Such profound realism yet rendered acutely efface as we witness the actuality in our families and in our societies.  We are confronted with facts like over half a million mothers die each year from pregnancy related causes.  And for ever woman who dies, 100 other are left sick or disabled, all due to the lack of proper medication and medical care. (1992 UNDP Report)  In our country particularly, the death of a woman at the peak of her productive and reproductive life can leave far reaching consequences.  In the event that the mother dies, the family would be expected to assume the cost of burial as well as the expenses related to transport, medical care and supplies.  Survivors would have to purchase  food for that the mother used to grow herself, or find someone else to take up agricultural tasks.  If the family stays together - a daughter usually quits school to assume the household chores.  Younger children suddenly lose the person they were closest to emotionally, and who provided them with informal education and social guidance.  With equally socially devastating consequences is the reality of adolescent pregnancy.  In one stud, three quarters of the pregnancies in the adolescent under the age of 20 were unwanted.  Adolescent child-bearing and child care almost invariably mean a lifetime of financial dependency.  Thus in this situation the quality of relationship changes.  The ensuing reaction that children see and follow no longer promote peace.  There is confusion and alienation.  There us hatred, discrimination and impersonal temporary shallow relationships.  this breeds distrust, loneliness and hopelessness.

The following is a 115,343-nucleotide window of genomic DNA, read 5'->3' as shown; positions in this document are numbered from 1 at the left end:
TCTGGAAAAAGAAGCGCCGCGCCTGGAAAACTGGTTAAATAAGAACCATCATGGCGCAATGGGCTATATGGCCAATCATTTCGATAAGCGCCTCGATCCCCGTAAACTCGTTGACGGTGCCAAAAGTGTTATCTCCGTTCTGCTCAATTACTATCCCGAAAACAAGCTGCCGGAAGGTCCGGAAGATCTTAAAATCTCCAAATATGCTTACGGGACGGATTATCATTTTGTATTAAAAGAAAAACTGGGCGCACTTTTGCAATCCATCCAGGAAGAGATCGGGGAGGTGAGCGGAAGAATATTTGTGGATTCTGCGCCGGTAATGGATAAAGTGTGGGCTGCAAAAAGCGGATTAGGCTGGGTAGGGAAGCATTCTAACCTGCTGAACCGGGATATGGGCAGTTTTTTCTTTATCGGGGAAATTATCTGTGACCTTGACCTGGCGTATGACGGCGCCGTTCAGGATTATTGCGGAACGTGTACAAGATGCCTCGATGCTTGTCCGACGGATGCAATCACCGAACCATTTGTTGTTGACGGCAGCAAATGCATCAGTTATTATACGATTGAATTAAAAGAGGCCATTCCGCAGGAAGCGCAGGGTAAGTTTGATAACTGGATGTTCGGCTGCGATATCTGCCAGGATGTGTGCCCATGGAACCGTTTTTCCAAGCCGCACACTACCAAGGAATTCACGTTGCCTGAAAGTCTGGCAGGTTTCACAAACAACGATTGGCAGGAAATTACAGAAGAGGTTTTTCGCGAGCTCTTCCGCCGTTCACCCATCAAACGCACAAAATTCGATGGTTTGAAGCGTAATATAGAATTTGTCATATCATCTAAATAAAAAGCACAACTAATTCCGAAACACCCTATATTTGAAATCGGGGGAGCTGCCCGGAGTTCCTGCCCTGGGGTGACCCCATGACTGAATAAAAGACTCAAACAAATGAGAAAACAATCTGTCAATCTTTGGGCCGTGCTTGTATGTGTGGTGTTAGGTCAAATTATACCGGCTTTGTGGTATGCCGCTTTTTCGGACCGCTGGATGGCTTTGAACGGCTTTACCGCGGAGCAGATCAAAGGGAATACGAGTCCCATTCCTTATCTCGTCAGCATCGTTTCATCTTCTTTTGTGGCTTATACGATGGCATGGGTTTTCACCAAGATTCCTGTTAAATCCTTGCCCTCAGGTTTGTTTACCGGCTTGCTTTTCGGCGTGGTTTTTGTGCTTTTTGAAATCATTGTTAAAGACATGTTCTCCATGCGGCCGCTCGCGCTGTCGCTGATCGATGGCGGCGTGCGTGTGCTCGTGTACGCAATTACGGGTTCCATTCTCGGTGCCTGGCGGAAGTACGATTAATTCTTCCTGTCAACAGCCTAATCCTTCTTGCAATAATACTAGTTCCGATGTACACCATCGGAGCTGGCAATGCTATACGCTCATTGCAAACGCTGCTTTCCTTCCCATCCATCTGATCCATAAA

All these factor plant the seed of loss of respect for human life and of extreme violence.  And these are sustained through the years if no intervention is done.